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Mon December 24, 2012
Mixed Martial Arts Events Drop in Kentucky Following New Regulations
After ranking fourth in the nation for the number of Mixed Martial Arts or MMA events held statewide in 2011, Kentucky has seen a significant drop in the number of fight cards this past year.
Officials say the drop is likely due to economic factors but some say new regulations enacted by the Kentucky Boxing and Wrestling Authority--which has regulated the sport since 2007--are the cause.
Last year, Kentucky’s 81 events ranked only behind California, Ohio and Texas. In 2012, there were only 54 events.
In 2009 there were 91 events and 2011 had 82 events, according to records from the KBWA.
Kentucky MMA writer Gary Thomas says the regulations enacted earlier this year now require annual blood screenings for amateur fighters, who make up a majority of the licensed athletes. Previously, only professional fighters were required to be tested annually, he said.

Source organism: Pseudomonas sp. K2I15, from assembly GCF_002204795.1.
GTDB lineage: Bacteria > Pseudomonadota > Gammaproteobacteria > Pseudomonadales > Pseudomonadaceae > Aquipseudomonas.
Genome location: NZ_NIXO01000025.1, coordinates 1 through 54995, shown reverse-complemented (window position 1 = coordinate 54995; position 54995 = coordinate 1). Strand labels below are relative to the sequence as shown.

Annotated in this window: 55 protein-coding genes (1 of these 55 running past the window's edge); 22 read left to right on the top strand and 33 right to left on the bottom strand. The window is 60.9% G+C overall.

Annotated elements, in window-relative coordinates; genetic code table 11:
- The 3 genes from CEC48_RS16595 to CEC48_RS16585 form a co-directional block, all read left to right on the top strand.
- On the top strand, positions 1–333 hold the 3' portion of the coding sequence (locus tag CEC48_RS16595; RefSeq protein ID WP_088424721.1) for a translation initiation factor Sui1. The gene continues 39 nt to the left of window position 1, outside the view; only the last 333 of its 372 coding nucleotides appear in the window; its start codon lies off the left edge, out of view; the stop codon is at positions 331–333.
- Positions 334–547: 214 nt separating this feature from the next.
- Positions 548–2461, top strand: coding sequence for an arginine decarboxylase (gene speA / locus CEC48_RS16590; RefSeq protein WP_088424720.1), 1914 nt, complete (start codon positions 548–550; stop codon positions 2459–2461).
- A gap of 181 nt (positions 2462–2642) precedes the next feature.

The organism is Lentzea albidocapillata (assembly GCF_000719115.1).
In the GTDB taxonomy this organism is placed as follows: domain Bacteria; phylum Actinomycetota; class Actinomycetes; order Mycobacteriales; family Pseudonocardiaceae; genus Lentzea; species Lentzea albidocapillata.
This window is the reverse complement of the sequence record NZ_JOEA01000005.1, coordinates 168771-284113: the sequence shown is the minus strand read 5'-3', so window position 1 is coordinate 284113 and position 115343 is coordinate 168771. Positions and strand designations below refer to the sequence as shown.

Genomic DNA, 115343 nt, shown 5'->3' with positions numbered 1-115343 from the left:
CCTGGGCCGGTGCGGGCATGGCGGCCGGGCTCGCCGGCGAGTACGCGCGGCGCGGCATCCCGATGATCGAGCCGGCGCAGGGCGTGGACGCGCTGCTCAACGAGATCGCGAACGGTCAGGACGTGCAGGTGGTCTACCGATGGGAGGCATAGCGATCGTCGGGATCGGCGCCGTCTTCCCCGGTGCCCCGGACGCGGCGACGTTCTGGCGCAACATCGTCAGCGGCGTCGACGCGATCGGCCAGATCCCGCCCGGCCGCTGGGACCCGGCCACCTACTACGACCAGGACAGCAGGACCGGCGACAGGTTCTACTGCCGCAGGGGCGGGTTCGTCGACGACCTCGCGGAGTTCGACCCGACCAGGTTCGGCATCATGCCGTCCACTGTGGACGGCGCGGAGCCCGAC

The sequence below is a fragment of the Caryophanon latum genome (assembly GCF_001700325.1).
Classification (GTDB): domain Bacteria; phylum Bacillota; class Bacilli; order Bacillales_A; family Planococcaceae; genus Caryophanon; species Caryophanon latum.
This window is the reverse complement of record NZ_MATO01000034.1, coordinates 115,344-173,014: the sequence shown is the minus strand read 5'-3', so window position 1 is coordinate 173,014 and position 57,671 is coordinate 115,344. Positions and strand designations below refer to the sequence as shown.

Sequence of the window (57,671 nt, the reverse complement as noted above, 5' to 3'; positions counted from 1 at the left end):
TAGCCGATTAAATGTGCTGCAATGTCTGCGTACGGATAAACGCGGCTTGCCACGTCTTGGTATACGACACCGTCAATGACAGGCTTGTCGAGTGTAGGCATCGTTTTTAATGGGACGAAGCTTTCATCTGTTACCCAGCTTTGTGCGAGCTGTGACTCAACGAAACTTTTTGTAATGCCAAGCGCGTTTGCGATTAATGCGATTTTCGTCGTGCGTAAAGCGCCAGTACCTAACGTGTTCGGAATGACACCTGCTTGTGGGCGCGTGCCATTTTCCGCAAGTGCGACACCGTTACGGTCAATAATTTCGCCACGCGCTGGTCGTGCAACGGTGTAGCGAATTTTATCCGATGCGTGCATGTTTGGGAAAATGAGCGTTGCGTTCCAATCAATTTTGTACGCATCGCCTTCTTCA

“The big thing is probably financially. Tests run anywhere from $60 to $100 depending on where you’re at and what lab you go to and its really thinned out the total fighter pool in the state,” he said.
This year, of Kentucky’s 766 licensed fights, nearly 84 percent are amateur.
Thomas said amateur fighters don’t get paid much--if at all--to compete in events.
“They get their expenses covered, whether it be gas money or hotel money, if they’re lucky. But the dedication level to get your blood work and stuff done has not been there for new fighters that I’ve seen,” he said.
But Thomas also said new regulations require that fights now be held in cages and not boxing rings, which officials believe has improved the quality of the fights. Further, the purpose of the new regulations are to promote the safety of the fighters and promoters.
Both KBWA officials and Thomas agree that attendance numbers at the events held in Kentucky haven’t waned and interest in the sport remains high. Kentucky's 54 events held this year may still keep Kentucky in the top ten state's for events held, said Thomas.
The KBWA receives 5 percent of ticket sales, but maintains a small staff one full-time employee and one part-time employee.